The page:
Health Benefits of Cumin

Cumin has been a part of the human diet for thousands of years. It’s grown in the Middle East, Mediterranean, India, and China. Today, most cumin sold in the United States originally comes from India.

People across the world use cumin as a seasoning in food and extract its oil for perfumes. It’s also a popular remedy in traditional medicine—and for good reason. Cumin packs a lot of health benefits into a few tiny seeds. 

Health Benefits

For generations, people have used cumin to treat conditions ranging from indigestion and diarrhea to headaches. People in India have used it to treat kidney and bladder stones, eye disease, and even leprosy.

Now, scientific research is finding evidence that backs up many of these traditional uses.

Antibacterial Effects

Research has shown that cumin may help kill some bacteria that can get into your body and make you sick. In the lab, cumin has been shown to limit the growth of microorganisms, including E. coli—a bacteria that can cause food poisoning. Its antibacterial properties might explain why people have traditionally used cumin as a preservative.

Cancer Prevention

Cancer develops when cells in the body start to multiply out of control. Tumors are collections of these abnormal cells. In several animal studies, scientists have found that cumin seeds may prevent the growth of different kinds of tumors, including those caused by liver, stomach, and colon cancers. More studies are needed to determine if cumin can help prevent cancer in humans.

Cholesterol Control

Several studies have shown that cumin may help people control their cholesterol levels. In one study, cumin powder dissolved in yogurt helped reduce “bad” (LDL) cholesterol and triglycerides while increasing “good” (HDL) cholesterol.

Diabetes Management

Cumin may help people living with diabetes manage its symptoms and effects. Traditionally used as an antidiabetic drug, one study found that eating cumin can help lower urea in the blood—an organic compound that may interfere with how your body responds to insulin. Animal studies have also shown that cumin may help keep blood sugar at healthy levels, but more research is necessary.

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Improve Digestion

Research has shown that cumin can help with several types of digestive issues. In one study, cumin extract significantly relieved irritable bowel syndrome (IBS) symptoms like belly pain, bloating, and the urgent need to go to the bathroom.

Cumin has long been a popular folk remedy for diarrhea, and some initial studies have shown strong evidence to support this use.

Weight Control

Several early studies have revealed that cumin may help people lose weight as part of a healthy diet. In one study, people who took cumin powder reduced their weight, waist circumference, fat mass, and body mass index (BMI). Another study found that cumin supplements may be as effective at reducing weight and BMI as a commonly used weight loss drug.

Nutrition

Cumin contains compounds called flavonoids that work as antioxidants in the body. Antioxidants can help neutralize unstable particles called free radicals that cause cell damage. By neutralizing these particles, antioxidants can help prevent diseases like cancer, heart disease, and high blood pressure.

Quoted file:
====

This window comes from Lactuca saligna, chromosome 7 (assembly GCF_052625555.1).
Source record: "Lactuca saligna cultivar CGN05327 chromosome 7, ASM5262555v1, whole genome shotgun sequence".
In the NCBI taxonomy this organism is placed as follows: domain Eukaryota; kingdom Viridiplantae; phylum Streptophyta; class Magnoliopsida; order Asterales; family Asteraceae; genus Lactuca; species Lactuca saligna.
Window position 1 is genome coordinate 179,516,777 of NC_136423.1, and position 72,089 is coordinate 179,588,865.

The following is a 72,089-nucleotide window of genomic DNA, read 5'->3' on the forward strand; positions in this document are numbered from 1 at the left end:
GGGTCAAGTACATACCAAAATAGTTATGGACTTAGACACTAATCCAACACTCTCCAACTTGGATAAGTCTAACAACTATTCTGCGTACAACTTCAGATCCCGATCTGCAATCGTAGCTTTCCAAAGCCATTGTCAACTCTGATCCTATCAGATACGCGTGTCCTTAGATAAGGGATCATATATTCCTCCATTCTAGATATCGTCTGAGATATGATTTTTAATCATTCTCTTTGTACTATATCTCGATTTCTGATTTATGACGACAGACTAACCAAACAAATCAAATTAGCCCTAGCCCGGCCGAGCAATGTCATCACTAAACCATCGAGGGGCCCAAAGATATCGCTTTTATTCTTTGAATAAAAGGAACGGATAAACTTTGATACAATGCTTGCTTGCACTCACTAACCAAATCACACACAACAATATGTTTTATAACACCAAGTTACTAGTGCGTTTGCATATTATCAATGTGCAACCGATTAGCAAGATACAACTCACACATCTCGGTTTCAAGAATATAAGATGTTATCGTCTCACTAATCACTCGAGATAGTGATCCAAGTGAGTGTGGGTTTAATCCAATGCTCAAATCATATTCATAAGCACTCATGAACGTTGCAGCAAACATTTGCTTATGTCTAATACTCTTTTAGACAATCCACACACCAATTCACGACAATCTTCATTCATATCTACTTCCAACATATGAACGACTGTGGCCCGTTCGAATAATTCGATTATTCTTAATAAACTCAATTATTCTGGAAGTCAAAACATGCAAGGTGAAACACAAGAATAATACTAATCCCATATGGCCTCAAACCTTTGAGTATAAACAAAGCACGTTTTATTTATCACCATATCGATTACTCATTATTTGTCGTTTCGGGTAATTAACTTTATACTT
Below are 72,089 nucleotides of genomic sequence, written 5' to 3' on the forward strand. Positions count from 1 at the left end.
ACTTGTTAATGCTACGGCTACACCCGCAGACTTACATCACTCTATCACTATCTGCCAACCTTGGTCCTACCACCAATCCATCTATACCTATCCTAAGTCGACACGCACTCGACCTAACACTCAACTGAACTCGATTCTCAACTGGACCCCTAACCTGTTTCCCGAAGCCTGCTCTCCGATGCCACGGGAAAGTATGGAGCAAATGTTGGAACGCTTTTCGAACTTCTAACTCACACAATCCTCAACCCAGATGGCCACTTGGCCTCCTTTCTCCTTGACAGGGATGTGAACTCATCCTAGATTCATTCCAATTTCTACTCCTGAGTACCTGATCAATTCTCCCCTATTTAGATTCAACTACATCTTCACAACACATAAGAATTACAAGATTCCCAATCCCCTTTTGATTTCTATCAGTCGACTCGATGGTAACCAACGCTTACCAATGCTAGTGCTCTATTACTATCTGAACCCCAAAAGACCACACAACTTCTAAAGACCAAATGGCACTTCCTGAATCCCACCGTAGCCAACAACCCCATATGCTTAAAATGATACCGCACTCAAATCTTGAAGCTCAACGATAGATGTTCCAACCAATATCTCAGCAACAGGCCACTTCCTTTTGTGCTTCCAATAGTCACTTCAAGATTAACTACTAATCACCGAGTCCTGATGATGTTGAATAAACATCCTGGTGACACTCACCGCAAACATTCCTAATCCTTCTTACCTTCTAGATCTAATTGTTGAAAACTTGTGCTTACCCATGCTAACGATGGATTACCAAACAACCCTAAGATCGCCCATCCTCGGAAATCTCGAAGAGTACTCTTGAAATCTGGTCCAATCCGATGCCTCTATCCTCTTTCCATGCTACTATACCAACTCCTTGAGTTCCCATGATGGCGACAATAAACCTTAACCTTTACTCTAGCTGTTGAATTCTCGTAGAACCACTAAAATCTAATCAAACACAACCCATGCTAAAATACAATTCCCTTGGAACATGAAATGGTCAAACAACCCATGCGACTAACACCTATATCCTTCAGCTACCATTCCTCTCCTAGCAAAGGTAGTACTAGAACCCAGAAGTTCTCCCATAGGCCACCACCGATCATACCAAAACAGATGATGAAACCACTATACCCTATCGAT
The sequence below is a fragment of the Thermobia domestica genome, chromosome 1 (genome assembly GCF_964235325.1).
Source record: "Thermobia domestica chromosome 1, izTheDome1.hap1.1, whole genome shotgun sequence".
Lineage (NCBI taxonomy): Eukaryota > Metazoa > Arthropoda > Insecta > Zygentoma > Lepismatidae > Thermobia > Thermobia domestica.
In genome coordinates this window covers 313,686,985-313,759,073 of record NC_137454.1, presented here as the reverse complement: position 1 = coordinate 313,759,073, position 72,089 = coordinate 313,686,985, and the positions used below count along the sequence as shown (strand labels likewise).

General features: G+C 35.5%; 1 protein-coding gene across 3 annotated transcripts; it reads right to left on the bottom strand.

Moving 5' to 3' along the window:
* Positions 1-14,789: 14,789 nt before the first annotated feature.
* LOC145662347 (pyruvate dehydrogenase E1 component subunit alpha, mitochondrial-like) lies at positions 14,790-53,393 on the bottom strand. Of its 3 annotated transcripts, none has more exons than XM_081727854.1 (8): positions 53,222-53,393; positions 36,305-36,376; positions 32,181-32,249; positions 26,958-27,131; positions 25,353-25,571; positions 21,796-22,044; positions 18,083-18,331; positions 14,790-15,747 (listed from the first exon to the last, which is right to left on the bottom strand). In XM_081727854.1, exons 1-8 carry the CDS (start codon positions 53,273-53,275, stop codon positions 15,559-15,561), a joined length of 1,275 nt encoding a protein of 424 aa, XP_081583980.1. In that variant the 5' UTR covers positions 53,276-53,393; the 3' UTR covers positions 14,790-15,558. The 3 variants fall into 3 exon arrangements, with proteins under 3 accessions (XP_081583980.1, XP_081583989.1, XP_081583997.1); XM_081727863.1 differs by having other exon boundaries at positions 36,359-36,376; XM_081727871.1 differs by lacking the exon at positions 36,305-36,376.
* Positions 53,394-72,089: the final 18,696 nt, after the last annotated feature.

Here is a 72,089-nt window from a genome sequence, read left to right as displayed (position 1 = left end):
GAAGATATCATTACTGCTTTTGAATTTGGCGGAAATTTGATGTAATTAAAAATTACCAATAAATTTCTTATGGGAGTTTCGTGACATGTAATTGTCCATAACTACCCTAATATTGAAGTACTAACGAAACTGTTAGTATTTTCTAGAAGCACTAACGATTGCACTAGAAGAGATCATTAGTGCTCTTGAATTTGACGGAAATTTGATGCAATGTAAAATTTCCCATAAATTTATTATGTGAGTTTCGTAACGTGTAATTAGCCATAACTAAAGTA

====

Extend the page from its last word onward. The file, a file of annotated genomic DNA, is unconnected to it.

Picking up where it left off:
Cumin is also a good source of:

  • Vitamin A
  • Calcium
  • Iron

Nutrients per Serving

1 teaspoon of cumin contains:

Things to Watch Out For

Dried cumin seeds may be processed into ground cumin powder on machinery that has also processed common allergens, such as peanuts or tree nuts. If you have a peanut or tree nut allergy, be sure to check the label of any cumin you use to make sure it is free from allergens. If you are particularly sensitive to tree nuts or peanuts, you may consider purchasing whole cumin from a health food store then toasting and grinding the spice yourself.

How to Prepare Cumin

Cumin is a popular seasoning in many Indian and Latin American dishes. Some recipes call for use of the whole cumin seed while others use the powdered form. 

Both cumin seed and powder have a rich, earthy, nutty flavor. If you’re using whole cumin seeds, try toasting them in a nonstick pan to bring out more of their unique flavor.

Here are just a few ways you can experiment with using cumin as a seasoning in your food:

  • Add cumin to a spice rub for grilled chicken or fish.
  • Mix cumin with yogurt, veggies, and other spices to make a traditional Indian raita.
  • Toss cumin seeds with rice or couscous.
  • Stir cumin into your favorite chili recipe.
  • Sprinkle a little cumin onto a salad for an extra kick.
WebMD Medical Reference Reviewed by Dan Brennan, MD on September 08, 2020

Sources

SOURCES:

 Mayo Clinic Healthy Lifestyle: “Guide to herbs and spices.”

 National Cancer Institute: “Antioxidants and Cancer Prevention.”

IOSR Journal of Pharmacy: “The pharmacological activities of Cuminum cyminum – A review.”

Complimentary Therapies in Clinical Practice: “Effect of cumin powder on body composition and lipid profile in overweight and obese women.”

International Journal of Seed Spices: “Potential health benefits of major seed spices.”

Food and Chemical Toxicology: “Anticarcinogenic effects of some Indian plant products.”

International Journal of Molecular Sciences: “Antibacterial and Antifungal Activities of Spices.”

ESHA Research, Inc., Salem, Oregon.

Journal of Agricultural and Food Chemistry: “Presence of Undeclared Food Allergens in Cumin: The Need for Multiplex Methods.”

© 2020 WebMD, LLC. All rights reserved.

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